As more people lose their jobs, the few employers with vacancies will enjoy the luxury of dipping into an ever-deepening pool of skilled, keen and experienced staff.

Newcomers to the threadbare jobs market are facing a struggle to find work.

This week the alarm was sounded on behalf of university graduates, tens of thousands of whom will leave education armed with a degree but no job.

But where does that leave people further down the food chain?

Neets - young people not in education, employment or training - are particularly vulnerable especially as many have poor qualifications, little job experience and a sometimes questionable work ethic.

"Young people are very exposed to this downward pressure on the jobs market," warns Tricia Hartley, head of the research organisation Campaign for Learning.

"Many who leave school after Year 11 lack the soft skills to appeal to employers... we're worried what will happen to those already on the fringes of the system."

Policy makers say what happens to Neets should be a vital concern for us all.

Figures suggest Neets are 20 times more likely to commit crime and 22 times more likely to become a teenage mother, at an estimated cost of £100,000 to the taxpayer over the course of their lives.

A majority of the youngsters who end up in front of Youth Offending Boards do not go to school - or work - instead spending their days on the street with fellow Neets, out of reach of the system which is meant to protect them.

With the focus on knife crime and youth marginalisation across London, all eyes are on Neets.

The government believes raising the mandatory age of school attendance to 18 by 2015 will go some way to keeping them within the system.

It is committed to reducing the number of Neets to zero over the next three years, by a raft of measures such as paying small businesses to hire apprentices and sticking to the 'September Guarantee' - which promised a suitable place in college for all post-16 school leavers from September last year.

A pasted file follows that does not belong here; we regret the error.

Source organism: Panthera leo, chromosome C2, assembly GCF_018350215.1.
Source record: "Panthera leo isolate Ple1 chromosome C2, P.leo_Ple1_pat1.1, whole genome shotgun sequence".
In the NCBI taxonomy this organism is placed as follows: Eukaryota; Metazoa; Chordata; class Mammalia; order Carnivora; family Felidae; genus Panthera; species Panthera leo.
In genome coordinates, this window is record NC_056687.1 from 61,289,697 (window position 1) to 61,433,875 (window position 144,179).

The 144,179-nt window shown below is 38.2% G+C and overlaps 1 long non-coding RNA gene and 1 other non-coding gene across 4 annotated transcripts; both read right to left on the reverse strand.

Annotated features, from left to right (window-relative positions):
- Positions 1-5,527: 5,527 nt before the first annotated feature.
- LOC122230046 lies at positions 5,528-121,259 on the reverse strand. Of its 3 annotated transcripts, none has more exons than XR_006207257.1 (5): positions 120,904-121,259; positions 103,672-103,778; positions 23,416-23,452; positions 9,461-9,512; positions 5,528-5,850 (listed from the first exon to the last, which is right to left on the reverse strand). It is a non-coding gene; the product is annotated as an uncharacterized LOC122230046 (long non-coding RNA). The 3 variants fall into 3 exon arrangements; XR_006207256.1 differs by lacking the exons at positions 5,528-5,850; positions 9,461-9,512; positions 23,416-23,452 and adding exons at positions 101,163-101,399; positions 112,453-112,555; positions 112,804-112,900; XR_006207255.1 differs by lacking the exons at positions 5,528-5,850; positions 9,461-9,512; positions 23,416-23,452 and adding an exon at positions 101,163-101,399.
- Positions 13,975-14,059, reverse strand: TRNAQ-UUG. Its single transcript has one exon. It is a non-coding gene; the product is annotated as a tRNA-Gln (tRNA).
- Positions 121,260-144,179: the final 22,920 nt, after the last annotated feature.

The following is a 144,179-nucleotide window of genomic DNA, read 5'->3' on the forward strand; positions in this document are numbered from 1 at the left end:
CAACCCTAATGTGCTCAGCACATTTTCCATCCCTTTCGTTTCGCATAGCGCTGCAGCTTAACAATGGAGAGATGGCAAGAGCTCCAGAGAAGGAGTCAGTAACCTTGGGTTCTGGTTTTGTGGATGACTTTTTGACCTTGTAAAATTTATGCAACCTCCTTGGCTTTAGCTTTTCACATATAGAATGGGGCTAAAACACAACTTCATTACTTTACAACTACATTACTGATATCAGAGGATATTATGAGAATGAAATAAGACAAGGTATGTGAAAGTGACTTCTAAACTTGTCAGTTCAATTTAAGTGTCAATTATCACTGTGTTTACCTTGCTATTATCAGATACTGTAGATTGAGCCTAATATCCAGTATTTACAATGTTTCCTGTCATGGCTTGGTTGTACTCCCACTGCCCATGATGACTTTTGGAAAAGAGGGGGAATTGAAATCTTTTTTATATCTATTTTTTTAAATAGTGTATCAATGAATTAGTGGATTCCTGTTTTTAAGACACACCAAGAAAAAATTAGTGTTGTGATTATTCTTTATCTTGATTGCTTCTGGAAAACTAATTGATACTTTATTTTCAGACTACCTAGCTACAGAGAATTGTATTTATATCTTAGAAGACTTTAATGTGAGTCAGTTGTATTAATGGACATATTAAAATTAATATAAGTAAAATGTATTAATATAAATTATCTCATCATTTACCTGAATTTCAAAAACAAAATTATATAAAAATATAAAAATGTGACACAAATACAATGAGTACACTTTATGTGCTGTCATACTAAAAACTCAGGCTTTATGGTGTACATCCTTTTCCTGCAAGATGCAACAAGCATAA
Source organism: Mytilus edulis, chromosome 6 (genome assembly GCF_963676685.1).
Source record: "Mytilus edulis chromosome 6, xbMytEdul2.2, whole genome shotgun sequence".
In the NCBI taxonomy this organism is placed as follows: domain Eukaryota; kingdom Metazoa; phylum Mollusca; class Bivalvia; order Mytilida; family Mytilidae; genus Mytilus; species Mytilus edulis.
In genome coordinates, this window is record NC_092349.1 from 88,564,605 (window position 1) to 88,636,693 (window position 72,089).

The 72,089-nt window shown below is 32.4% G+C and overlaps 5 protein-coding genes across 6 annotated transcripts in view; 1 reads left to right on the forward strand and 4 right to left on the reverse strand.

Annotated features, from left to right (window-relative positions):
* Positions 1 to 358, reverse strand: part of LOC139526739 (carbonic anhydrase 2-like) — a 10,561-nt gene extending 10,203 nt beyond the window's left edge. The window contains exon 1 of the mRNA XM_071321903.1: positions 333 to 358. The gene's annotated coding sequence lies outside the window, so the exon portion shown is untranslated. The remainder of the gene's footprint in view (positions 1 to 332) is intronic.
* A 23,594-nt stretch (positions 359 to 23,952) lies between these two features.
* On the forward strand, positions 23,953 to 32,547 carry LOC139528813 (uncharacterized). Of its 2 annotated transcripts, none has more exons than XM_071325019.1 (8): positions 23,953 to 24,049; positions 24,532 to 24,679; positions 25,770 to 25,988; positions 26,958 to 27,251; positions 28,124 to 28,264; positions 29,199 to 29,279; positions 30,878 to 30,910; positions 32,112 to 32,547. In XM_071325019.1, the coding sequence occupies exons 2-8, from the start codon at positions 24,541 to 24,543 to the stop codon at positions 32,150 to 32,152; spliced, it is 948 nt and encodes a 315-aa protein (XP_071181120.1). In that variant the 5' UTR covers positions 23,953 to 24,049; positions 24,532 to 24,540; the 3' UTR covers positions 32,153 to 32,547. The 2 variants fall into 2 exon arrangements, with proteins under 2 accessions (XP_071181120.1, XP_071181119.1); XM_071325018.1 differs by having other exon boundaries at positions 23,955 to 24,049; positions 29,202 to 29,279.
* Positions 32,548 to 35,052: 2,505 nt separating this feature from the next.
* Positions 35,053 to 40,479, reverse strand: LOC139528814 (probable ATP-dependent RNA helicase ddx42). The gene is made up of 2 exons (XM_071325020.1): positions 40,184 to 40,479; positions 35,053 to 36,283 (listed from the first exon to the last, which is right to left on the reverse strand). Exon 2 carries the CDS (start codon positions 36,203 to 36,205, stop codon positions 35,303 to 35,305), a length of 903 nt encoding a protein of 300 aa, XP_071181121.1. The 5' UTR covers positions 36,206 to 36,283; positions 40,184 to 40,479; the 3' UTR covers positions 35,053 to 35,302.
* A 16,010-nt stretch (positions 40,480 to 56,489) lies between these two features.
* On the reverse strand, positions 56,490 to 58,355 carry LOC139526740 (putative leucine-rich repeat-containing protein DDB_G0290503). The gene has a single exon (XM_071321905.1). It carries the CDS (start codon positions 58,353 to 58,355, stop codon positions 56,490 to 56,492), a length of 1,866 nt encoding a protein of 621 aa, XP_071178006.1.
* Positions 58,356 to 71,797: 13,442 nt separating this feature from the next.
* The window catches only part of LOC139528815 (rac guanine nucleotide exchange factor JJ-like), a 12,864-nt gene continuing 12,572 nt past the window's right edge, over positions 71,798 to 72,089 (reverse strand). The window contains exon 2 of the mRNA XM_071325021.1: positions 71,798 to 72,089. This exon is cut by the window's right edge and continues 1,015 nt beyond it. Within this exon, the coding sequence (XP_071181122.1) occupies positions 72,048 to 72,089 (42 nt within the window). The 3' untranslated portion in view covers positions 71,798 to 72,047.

But critics, including shadow skills secretary David Willetts, say that is rose-tinting the picture, citing the rise in Neet figures as evidence of the Government's inability to tackle the issue.

"It's tragic that ministers have done so little to help Neets during the fat years. Now that we're entering the lean years, it'll be harder than ever to tackle this urgent social problem," he said this week.

It is not all gloomy, says Chris Heaume, chief executive of central London Connexions youth service, precisely because Neets are a disparate bunch with a range of needs, they can be picked off group by group and brought back into earning, or learning.

"A third have really troubled lives, living in chaotic, complex conditions often in - or verging on - homelessness. They are the ones who may, if left alone, end up involved in crime," explains Mr Heaume.

"Another third are not fully engaged with school for one reason or another, and may well want to earn a salary working in the right environment, the final third are late starters who have the will to learn, but are just not able to fully commit at the moment."

Carefully-targeted courses for Year 12s are one solution, mixing vocational courses with work experience.

In the last five years in central London the number of Neets has been slashed from 4,000 to 2,230.

But, says Mr Heaume, inroads need to be made into the lack of job opportunities open to school leavers in London.

"Competition is simply too great. In Kensington and Chelsea, for instance, only 1.8 per cent of 16-18s are in work so at the minute job opportunities are almost irrelevant to them.

"Finding ways to get youngsters onto apprenticeships, courses and part work, part study schemes is key to reducing the numbers."

For the 'hardcore' of Neets in Westminster and K&C, Connexions has two dedicated advice workers to help them back into some form of education.

Connexions says the 'Something for Something' scheme, which provoked guffaws from the right wing press for paying Neets £30 a week to attend specialist job and education training, has yielded results.

Around 70 per cent of those who complete the 20 week course return to some form of education.

"For the others... we now are able to literally knock on their door the moment they don't appear on a sixth form college register.

"We need to get to Neets early if we are to help them."